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Why can't people with dyslexia do multiple choice?

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The Magazine answers...

Doctors operating
Medical schools may have to look at changing their testing systems
A medical student with dyslexia claims multiple choice exams discriminate against people with the condition and is taking legal action to prevent their use. But why do people with dyslexia find multiple choice difficult?

Dyslexia is known to cause problems with the way the brain processes words and sequences, and students with the condition are generally granted 25% extra time in exams.

But Naomi Gadian, a second year medical student, is calling for the General Medical Council to scrap multiple choice questions as part of doctors' training.

She says although essays and practicals have not been a problem, multiple choice questions discriminate against people with dyslexia.

"They don't let me express my knowledge.

"In normal day life, you don't get given multiple choice questions to sit. Your patients aren't going to ask you 'here's an option and four answers. Which one is right?'" she says.

THE ANSWER
A lot of information in one question can be difficult to remember
Creates visual tracking difficulties
But essays can put pressure on fluent writing skills
So are multiple choice questions particularly difficult for people with dyslexia?

Dr John Rack, head of psychology at Dyslexia Action, says people with the condition can find multiple choice questions difficult because of the large amount of information which they have to deal with, all at once.

"Dyslexics often have problems with their 'working memory'," he says, "which is the space where we hold on to information. If there are too many options, it is hard to keep track of them and by the last option, they have forgotten the first."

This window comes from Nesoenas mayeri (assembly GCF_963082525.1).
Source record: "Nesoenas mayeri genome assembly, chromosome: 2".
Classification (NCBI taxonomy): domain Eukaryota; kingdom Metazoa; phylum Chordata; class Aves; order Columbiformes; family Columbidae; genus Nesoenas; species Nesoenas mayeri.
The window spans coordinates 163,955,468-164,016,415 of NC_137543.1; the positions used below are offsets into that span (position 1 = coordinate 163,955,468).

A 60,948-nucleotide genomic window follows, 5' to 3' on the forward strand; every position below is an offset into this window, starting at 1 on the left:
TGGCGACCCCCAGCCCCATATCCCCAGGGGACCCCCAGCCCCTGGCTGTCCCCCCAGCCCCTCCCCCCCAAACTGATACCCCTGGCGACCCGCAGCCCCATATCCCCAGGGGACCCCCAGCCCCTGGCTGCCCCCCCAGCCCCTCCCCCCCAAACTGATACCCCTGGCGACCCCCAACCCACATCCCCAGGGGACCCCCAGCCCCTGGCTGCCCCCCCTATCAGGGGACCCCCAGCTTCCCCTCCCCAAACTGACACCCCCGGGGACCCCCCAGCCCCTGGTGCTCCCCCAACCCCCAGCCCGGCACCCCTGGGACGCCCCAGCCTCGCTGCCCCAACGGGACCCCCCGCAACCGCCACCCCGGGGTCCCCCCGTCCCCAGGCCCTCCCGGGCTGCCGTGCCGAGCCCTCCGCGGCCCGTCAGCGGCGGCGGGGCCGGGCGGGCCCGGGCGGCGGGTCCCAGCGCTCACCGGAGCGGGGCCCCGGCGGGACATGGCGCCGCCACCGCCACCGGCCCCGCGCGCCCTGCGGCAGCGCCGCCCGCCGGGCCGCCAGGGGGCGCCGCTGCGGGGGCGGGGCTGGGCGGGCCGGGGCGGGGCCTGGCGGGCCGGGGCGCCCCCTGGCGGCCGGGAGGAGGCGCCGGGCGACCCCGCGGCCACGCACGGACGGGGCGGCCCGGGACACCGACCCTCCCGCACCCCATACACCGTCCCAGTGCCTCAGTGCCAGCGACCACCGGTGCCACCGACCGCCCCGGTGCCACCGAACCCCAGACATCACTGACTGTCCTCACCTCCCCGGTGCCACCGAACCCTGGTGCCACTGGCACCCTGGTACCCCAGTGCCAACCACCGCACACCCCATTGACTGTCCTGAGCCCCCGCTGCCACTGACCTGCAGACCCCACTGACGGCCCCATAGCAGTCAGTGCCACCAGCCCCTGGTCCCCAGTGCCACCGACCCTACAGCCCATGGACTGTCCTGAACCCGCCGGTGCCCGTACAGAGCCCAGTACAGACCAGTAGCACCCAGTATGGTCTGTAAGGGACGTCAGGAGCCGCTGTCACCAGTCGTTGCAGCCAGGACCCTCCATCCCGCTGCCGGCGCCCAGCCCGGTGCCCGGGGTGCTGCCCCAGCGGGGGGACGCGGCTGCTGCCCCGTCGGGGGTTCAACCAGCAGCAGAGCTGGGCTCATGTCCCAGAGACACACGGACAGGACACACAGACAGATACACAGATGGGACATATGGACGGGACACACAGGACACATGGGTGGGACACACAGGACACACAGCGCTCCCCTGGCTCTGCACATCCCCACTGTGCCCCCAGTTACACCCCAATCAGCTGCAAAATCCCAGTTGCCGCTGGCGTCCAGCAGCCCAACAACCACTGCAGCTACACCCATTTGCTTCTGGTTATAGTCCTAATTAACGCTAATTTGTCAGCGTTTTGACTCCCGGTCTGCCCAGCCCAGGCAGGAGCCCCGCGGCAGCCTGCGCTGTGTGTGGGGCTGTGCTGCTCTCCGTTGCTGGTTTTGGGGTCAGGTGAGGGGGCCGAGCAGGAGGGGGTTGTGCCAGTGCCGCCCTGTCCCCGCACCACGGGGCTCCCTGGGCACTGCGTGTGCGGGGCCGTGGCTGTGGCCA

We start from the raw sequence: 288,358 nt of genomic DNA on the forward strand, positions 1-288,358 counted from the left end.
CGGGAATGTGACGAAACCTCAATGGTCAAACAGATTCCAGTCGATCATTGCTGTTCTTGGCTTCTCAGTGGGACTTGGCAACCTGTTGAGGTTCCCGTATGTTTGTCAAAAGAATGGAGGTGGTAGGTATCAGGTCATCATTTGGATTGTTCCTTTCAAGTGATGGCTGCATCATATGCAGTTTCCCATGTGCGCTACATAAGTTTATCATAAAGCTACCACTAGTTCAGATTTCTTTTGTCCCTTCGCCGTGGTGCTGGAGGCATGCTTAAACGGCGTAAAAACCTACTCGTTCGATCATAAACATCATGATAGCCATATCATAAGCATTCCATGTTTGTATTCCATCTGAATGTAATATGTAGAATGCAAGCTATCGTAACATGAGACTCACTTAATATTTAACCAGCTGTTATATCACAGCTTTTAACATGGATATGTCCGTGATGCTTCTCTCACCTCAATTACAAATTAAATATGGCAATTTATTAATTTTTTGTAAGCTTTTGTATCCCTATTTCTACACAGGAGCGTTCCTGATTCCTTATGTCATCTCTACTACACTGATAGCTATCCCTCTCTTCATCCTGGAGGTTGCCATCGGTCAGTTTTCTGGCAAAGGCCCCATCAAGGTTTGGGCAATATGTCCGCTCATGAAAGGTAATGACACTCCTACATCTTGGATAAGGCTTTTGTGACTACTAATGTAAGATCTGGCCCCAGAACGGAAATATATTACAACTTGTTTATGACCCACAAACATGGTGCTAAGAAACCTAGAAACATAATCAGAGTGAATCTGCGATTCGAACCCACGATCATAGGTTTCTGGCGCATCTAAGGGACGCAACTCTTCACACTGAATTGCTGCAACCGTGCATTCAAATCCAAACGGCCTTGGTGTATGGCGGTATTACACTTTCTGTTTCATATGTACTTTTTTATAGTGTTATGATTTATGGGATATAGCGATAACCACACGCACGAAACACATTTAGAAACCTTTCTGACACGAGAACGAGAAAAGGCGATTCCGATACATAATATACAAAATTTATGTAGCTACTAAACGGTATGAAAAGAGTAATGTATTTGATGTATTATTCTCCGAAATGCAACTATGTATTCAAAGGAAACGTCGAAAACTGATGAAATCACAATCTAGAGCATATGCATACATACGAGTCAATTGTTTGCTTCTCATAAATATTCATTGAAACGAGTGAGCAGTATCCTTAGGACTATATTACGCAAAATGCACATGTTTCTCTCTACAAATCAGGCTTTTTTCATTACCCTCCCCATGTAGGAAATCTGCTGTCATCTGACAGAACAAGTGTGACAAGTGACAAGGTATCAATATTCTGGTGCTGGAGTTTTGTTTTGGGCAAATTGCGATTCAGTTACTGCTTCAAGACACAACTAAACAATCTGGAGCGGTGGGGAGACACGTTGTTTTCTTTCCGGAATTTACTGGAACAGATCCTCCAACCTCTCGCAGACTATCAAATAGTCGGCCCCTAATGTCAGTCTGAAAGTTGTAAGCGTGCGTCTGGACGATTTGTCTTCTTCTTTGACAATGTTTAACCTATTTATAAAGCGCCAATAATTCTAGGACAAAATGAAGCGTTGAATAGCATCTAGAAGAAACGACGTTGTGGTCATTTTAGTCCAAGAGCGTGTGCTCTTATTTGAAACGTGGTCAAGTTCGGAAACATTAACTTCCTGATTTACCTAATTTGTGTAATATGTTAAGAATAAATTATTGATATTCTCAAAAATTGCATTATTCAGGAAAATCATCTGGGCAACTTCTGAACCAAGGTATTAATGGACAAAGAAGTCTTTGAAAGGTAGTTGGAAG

He says everyone can find this problematic, but those with dyslexia find it harder - especially as they tend to read more slowly.

Child doing exams
People with dyslexia can have a variety of difficulties
Sue Flohr at the British Dyslexia Association agrees - and says multiple choice questions can create visual tracking difficulties.

"All dyslexics are different," she says, "but shifting the focus up and down and from left to right [required when answering a multiple choice question] can lead them to read inaccurately - especially if there are lots of possible answers."

She says moving the eye a lot takes people with dyslexia longer to refocus and small boxes, tiny print and "colour" can also be a hindrance.

"Black and white can be difficult," she says, "it is like the piano - it is frequently the worst musical instrument for dyslexics to learn."

Reasonable adjustments

The use of multiple choice questions is widespread and it is systematically used in psychometric tests for recruitment onto graduate schemes.

So does the exam system need a shake-up - or does the 25% extra do the job?

Dr Racks thinks the 25% extra time for all exams is a bit of a "knee jerk reaction".

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"For the vast majority of people it is a reasonable compensation - because you can't take the whole range of adjustments into consideration and have to go with a rule of thumb," he says.

He says extra time can be a bit of a mixed blessing for students because they get tired. Different types of support - like online assessments, oral tests, mid-exam breaks - would help.

Ms Flohr agrees: "It's not about changing the whole system, but putting in reasonable adjustments to create an even playing field."

But Dr Rack does not think multiple choice is the worst exam format for those who have dyslexia - and says it is unusual for people to have a particular problem with them.

He says case studies and essays can put pressure on the speed of writing and fluent writing skills such as spelling, structuring and sequencing.

"So long as multiple choice questions are well structured and short, they should be fairly accessible," he says.


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